Waiting for the Bell
United States of America
After years of planning, Pennsylvania is finally poised to begin water quality trading. The Ecosystem Marketplace checks in with one business eager for the bell to ring.
After a particularly long day last year, Peter and Molly Hughes succumbed to the dangers of being both married and in business together: They took their work home with them. The Hughes and another couple are partners in Red Barn Consulting, an agricultural engineering firm in Lancaster, Pa. that designs modern agriculture facilities such as flushing dairy barns, passive sand separation manure storage systems, and swine finishing barns the size of football fields. They've worked with more than 500 farmers over the last five years, and have 8 employees.
Financing environmental improvements for farmers can be a Byzantine maze of red tape. Red Barn often has to wait for a farmer to get accepted into a federal program such as the Environmental Quality Incentives Program, then wait for the farmer's end of the 80/20 cost-share to materialize.
But that night the Hughes dared to dream: Pennsylvania was developing a nutrient trading system that could radically change their operations. "We really enjoy the business, but we're seeing a lot of regulations and things that are really frustrating to farmers," says Peter Hughes. In their dream world they'd do the same work, but the money would come from the water quality market. "It's pretty exciting to be able to say we can put in manure storage and a new concrete barnyard and have it paid for through nutrient credit trading."
Advocates of nutrient credit trading argue that reducing the overall pollutant load could reverse the environmental damage of excessive nitrogen and phosphorus in our waterways. While removing dissolved nutrients from wastewater is expensive, there is great potential to reduce pollution by changing agricultural practices, which have largely escaped regulatory scrutiny. Many policy makers like the idea of a market trading nutrient credits between agricultural and industrial pollution sources because it addresses the politically sensitive issue of agricultural pollution, while allowing industrial polluters flexibility in choosing the most cost-effective reduction strategies for their business. It's an attractive equation except that, to date, markets built around nutrient trading have been limited in scope and impact. Compared to air quality markets, they simply haven't taken off.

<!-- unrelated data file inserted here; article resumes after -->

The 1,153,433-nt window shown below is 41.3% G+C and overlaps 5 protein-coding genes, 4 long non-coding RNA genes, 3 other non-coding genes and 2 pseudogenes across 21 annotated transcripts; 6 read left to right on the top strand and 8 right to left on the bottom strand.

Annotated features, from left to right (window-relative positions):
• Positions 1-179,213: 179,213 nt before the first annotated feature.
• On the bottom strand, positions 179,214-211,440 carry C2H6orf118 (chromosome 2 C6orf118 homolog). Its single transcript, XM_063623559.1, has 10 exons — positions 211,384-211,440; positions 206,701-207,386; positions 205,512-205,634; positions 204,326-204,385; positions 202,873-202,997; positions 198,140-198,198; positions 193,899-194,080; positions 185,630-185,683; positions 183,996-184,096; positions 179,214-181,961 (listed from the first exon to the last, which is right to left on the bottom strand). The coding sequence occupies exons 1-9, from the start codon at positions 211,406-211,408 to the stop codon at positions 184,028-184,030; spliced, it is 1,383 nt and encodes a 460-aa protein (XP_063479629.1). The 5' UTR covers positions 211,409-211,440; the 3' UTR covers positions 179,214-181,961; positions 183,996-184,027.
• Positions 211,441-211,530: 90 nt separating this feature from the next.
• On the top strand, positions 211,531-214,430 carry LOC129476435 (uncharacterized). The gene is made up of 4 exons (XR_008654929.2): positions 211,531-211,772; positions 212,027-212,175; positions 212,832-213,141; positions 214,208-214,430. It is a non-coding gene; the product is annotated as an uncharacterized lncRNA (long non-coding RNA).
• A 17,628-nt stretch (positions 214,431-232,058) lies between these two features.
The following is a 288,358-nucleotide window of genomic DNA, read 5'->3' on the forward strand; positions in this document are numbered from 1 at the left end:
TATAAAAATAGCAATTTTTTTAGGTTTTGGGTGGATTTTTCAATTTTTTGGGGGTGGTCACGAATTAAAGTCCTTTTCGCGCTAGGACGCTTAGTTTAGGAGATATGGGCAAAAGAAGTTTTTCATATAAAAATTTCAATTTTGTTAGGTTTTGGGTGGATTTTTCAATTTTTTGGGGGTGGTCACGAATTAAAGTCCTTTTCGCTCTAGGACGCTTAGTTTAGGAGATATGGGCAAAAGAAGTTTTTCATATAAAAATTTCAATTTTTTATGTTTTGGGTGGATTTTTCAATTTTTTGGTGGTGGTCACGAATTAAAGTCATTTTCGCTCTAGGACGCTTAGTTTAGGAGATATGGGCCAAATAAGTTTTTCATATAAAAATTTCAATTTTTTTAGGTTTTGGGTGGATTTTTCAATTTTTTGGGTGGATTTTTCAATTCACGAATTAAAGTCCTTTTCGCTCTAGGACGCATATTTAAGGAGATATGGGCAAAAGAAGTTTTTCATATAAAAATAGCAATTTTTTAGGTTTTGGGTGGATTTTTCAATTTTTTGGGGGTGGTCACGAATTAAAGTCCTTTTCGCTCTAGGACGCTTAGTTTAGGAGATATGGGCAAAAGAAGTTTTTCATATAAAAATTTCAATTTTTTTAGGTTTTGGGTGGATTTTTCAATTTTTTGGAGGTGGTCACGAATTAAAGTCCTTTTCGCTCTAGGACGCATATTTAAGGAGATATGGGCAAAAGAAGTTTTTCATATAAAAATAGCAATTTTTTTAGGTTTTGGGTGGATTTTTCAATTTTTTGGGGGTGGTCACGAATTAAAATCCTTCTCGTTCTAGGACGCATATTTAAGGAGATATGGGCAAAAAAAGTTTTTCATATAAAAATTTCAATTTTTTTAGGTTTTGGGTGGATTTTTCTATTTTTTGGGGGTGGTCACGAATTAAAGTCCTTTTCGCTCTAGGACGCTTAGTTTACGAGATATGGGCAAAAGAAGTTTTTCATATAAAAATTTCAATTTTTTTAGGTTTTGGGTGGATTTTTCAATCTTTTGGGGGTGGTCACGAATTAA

Red Barn nonetheless sensed opportunity. They talked to their customers and began attending the meetings of the Pennsylvania Department of Environmental Protection (DEP) trading group. They initiated a round of back-and-forth accounting exercises, trying to square their calculus with the state's nascent credit certification. In January the company started a separate company, Red Barn Trading, to serve as an aggregator in the new market: They would bundle credits from individual farms and bring them to market. The fledgling company currently has four proposals before the DEP, which says trading could begin any day now.
Pennsylvania's aggressive water works began when then Governor Tom Ridge signed the Chesapeake 2000 Agreement, pledging to help remove the Bay from the Clean Water Act's list of impaired waters by 2010. The Chesapeake Bay has many interlocking problems, but too much nitrogen and phosphorus is perhaps foremost. In April 2003, EPA assigned tough new nutrient reduction targets to the six Bay watershed states and the District of Columbia. The challenge: double the reduction accomplished in the last 20 years.